If I was going to stay, I needed a relationship worth staying for.
The old foundation of our marriage failed, so if I was going to rebuild from the ground up, I set the parameters of what any relationship I am in now should look like.
Those parameters started with no more filters - I say what’s on my mind. Good, bad or indifferent. I ask the questions I need to ask and no more of the games people play around the other — the saying what people want to hear, or bad trades, horrible compromises, the lies, big and small to go along and get along.
I get to be me.
It sounds obvious, but not always the case as I went through life.
That should have been the case all along. However, the way society talks about giving up parts of yourself in order to make things work in marriage — is wrong. Marriage shouldn’t be a series of sacrifices and asking permission to feel and say and do what we want.
Marriage is never the CAUSE of infidelity. Never.
Infidelity is a choice, a series of choices — that never help a relationship.
All relationships struggle, it’s how we decide to attack that struggle that makes the difference. Why doesn’t everyone cheat when unhappy? Because some of us don’t want to HURT our spouse, or we’re simply honoring the promises we made.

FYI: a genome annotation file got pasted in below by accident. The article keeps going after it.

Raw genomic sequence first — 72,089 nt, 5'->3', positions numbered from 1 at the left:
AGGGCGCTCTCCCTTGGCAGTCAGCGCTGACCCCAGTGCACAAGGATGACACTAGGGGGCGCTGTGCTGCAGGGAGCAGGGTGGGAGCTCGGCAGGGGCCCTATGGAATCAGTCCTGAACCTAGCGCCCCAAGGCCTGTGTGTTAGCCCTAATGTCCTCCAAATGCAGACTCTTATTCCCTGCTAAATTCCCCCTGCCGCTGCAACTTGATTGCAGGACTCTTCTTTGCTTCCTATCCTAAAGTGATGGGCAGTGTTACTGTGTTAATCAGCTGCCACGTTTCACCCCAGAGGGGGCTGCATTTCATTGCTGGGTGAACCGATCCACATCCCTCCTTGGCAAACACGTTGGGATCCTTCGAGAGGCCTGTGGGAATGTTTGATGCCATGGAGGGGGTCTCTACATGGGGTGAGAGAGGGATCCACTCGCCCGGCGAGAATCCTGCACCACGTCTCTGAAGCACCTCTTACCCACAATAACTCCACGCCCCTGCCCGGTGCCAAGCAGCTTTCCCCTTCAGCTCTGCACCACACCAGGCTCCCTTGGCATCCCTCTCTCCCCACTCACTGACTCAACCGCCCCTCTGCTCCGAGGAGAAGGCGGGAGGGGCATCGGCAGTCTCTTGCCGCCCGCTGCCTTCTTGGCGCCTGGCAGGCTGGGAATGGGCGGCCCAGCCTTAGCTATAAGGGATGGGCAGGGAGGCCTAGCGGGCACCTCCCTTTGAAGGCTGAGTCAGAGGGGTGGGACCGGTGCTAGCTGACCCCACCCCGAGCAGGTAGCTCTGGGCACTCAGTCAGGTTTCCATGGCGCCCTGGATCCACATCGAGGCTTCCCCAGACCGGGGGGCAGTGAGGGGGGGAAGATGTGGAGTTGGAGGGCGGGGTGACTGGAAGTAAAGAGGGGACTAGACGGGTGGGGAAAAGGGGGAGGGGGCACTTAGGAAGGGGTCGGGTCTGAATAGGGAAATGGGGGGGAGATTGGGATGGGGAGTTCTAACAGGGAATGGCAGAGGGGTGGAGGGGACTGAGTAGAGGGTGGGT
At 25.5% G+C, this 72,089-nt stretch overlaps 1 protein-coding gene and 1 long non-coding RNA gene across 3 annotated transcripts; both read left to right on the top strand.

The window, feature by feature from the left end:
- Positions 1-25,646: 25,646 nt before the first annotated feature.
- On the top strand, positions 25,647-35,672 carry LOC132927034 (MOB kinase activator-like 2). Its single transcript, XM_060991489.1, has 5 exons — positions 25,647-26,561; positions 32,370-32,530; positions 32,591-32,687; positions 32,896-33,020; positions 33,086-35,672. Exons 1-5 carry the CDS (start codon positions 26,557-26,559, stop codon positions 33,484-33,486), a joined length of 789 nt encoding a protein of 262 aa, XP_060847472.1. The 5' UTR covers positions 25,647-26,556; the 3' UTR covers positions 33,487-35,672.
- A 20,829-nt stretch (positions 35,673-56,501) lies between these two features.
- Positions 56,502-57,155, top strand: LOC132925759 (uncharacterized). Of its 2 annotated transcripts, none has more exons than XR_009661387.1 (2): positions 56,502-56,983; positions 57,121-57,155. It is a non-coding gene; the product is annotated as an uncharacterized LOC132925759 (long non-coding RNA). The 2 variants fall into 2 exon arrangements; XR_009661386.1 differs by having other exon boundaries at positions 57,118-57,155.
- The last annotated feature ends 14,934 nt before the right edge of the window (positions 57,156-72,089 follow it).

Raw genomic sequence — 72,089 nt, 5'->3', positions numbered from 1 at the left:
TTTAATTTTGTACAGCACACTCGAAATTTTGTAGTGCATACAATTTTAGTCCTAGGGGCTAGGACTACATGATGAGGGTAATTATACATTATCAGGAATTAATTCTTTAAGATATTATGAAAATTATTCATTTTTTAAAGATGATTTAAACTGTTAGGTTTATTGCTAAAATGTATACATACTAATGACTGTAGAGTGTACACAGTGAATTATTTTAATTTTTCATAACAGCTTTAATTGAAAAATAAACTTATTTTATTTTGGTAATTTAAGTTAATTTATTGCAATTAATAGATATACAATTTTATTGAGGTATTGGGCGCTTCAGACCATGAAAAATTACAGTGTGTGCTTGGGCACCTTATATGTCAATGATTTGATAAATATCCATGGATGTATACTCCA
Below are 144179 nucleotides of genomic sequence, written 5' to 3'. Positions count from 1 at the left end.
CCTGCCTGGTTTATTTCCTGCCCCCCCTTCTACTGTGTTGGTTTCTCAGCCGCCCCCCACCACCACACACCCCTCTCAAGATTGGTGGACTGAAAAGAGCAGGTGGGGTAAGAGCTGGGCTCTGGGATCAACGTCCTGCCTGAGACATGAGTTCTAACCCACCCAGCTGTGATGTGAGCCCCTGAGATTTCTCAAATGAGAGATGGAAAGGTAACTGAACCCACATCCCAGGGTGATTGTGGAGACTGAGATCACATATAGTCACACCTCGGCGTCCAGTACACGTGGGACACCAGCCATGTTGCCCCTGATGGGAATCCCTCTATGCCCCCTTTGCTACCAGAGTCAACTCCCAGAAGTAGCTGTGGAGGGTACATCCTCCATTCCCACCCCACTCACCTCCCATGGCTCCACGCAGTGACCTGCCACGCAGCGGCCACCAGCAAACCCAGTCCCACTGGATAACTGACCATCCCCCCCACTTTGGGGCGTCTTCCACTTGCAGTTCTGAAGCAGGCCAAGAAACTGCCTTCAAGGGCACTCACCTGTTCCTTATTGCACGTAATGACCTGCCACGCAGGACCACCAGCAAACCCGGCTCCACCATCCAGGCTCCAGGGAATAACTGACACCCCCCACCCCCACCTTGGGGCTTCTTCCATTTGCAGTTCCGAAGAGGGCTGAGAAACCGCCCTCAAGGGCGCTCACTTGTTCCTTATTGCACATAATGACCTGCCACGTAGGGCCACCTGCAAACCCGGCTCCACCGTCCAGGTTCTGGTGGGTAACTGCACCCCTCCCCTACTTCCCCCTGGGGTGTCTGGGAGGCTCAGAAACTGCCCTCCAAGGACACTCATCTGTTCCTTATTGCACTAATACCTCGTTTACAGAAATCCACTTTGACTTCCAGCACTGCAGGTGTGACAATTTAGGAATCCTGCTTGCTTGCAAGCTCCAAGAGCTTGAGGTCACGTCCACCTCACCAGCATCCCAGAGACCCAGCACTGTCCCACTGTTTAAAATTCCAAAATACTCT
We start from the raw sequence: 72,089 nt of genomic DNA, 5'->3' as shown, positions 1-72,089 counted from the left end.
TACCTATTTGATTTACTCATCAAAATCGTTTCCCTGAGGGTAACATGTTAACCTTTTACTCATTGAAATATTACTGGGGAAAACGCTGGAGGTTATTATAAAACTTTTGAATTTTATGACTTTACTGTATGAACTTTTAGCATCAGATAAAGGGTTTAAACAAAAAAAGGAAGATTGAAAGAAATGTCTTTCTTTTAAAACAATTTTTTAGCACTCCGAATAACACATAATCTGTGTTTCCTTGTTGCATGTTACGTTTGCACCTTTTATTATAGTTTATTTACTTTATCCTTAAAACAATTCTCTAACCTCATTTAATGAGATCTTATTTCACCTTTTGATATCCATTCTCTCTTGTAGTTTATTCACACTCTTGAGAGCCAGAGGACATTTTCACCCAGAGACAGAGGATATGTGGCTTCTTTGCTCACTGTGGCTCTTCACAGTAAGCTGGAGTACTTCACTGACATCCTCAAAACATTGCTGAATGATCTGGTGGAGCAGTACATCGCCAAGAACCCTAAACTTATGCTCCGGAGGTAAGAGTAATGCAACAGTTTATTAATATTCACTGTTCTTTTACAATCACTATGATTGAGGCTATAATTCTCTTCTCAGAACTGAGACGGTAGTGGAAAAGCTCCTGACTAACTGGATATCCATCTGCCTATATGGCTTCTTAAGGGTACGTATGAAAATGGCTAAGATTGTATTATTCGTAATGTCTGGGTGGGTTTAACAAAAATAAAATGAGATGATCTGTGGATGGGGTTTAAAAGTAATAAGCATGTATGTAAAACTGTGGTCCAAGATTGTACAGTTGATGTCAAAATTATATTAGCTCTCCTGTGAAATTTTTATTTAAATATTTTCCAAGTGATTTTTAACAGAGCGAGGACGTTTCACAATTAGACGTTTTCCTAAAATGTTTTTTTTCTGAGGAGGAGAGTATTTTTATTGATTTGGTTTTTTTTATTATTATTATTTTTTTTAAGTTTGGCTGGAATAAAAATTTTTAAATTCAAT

All that said, our marriage was a series of bad compromises, bad trades, sacrifices and walking on egg shells to get through a day. Loving each other wasn’t enough. None of that is an excuse for what my wife did. Our past simply illuminated some of the other changes we needed to make, once I chose to stay.
Once I offered the gift of R, the aim was to form a relationship worthy of both of us.
Some folks seem to define R as staying with their spouse, and that’s it. The work seems to be to tolerate the person who hurt us and hope they don’t make the same choices again.
That’s staying married, it ain’t reconciliation to me.
I understand that finding a way back to a level of trust and vulnerability is very difficult. Based on my reading hundreds of stories here, it seems very few R end up where I am.
I’m happy. My wife is happy.
It took 2.5 to 3 years just to be sure the relationship we wanted was even possible. So many conversations about the work. I had to get my swagger back and then take a second leap of faith I never thought I would make. My wife, is a little behind on getting her full swagger back (as in working on trying to forgive herself for her poor choices), but she definitely is all in on the leap of faith.